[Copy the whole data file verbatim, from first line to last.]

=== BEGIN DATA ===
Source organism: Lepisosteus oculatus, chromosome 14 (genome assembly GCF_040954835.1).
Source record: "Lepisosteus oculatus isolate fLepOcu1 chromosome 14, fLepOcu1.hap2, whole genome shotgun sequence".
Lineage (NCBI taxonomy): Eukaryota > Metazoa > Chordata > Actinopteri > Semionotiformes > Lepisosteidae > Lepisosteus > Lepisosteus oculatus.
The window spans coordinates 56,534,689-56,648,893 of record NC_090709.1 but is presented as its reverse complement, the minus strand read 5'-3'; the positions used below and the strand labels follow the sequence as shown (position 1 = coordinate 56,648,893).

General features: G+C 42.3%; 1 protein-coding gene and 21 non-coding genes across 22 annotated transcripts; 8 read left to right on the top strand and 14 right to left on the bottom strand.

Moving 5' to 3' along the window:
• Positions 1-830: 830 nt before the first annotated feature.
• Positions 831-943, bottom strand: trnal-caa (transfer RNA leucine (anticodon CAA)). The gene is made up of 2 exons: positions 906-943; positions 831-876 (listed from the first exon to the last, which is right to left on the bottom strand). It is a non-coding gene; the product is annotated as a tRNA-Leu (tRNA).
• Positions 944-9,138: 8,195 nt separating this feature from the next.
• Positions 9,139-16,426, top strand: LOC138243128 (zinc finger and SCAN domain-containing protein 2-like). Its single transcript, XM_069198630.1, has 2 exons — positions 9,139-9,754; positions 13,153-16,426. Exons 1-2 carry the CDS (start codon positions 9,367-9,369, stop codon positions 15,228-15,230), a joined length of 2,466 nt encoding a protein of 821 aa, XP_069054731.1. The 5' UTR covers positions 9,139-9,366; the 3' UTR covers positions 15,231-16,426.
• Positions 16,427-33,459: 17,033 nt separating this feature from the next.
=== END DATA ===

Source organism: Lepisosteus oculatus, chromosome 14 (genome assembly GCF_040954835.1).
Source record: "Lepisosteus oculatus isolate fLepOcu1 chromosome 14, fLepOcu1.hap2, whole genome shotgun sequence".
Lineage (NCBI taxonomy): Eukaryota > Metazoa > Chordata > Actinopteri > Semionotiformes > Lepisosteidae > Lepisosteus > Lepisosteus oculatus.
The window spans coordinates 56,534,689-56,648,893 of record NC_090709.1 but is presented as its reverse complement, the minus strand read 5'-3'; the positions used below and the strand labels follow the sequence as shown (position 1 = coordinate 56,648,893).

General features: G+C 42.3%; 1 protein-coding gene and 21 non-coding genes across 22 annotated transcripts; 8 read left to right on the top strand and 14 right to left on the bottom strand.

Moving 5' to 3' along the window:
• Positions 1-830: 830 nt before the first annotated feature.
• Positions 831-943, bottom strand: trnal-caa (transfer RNA leucine (anticodon CAA)). The gene is made up of 2 exons: positions 906-943; positions 831-876 (listed from the first exon to the last, which is right to left on the bottom strand). It is a non-coding gene; the product is annotated as a tRNA-Leu (tRNA).
• Positions 944-9,138: 8,195 nt separating this feature from the next.
• Positions 9,139-16,426, top strand: LOC138243128 (zinc finger and SCAN domain-containing protein 2-like). Its single transcript, XM_069198630.1, has 2 exons — positions 9,139-9,754; positions 13,153-16,426. Exons 1-2 carry the CDS (start codon positions 9,367-9,369, stop codon positions 15,228-15,230), a joined length of 2,466 nt encoding a protein of 821 aa, XP_069054731.1. The 5' UTR covers positions 9,139-9,366; the 3' UTR covers positions 15,231-16,426.
• Positions 16,427-33,459: 17,033 nt separating this feature from the next.